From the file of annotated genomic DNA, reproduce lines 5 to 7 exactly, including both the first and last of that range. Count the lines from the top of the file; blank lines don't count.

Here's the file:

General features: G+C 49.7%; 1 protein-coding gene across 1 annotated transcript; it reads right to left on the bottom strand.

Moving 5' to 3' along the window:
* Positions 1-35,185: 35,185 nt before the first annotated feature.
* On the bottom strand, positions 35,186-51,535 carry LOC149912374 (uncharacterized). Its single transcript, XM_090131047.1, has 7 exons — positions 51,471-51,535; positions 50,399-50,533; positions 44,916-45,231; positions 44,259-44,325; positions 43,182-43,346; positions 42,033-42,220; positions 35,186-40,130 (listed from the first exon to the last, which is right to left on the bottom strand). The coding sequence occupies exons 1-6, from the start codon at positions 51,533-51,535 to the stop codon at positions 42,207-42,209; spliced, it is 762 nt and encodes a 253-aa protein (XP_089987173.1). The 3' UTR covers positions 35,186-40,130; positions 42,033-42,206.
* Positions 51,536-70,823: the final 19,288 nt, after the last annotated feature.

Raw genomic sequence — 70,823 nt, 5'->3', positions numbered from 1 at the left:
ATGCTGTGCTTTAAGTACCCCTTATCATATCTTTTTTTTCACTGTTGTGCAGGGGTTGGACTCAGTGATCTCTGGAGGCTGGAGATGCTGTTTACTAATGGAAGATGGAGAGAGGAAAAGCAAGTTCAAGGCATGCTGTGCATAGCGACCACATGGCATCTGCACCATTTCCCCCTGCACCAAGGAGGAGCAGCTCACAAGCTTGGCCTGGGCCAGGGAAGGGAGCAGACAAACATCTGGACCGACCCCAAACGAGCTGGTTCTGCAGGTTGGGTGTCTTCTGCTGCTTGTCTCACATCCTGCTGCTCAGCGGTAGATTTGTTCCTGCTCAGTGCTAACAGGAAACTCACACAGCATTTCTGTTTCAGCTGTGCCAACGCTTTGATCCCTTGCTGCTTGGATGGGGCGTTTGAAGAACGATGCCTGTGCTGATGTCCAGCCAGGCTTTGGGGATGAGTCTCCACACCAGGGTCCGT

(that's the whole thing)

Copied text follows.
* Positions 51,536-70,823: the final 19,288 nt, after the last annotated feature.

Raw genomic sequence — 70,823 nt, 5'->3', positions numbered from 1 at the left:
ATGCTGTGCTTTAAGTACCCCTTATCATATCTTTTTTTTCACTGTTGTGCAGGGGTTGGACTCAGTGATCTCTGGAGGCTGGAGATGCTGTTTACTAATGGAAGATGGAGAGAGGAAAAGCAAGTTCAAGGCATGCTGTGCATAGCGACCACATGGCATCTGCACCATTTCCCCCTGCACCAAGGAGGAGCAGCTCACAAGCTTGGCCTGGGCCAGGGAAGGGAGCAGACAAACATCTGGACCGACCCCAAACGAGCTGGTTCTGCAGGTTGGGTGTCTTCTGCTGCTTGTCTCACATCCTGCTGCTCAGCGGTAGATTTGTTCCTGCTCAGTGCTAACAGGAAACTCACACAGCATTTCTGTTTCAGCTGTGCCAACGCTTTGATCCCTTGCTGCTTGGATGGGGCGTTTGAAGAACGATGCCTGTGCTGATGTCCAGCCAGGCTTTGGGGATGAGTCTCCACACCAGGGTCCGT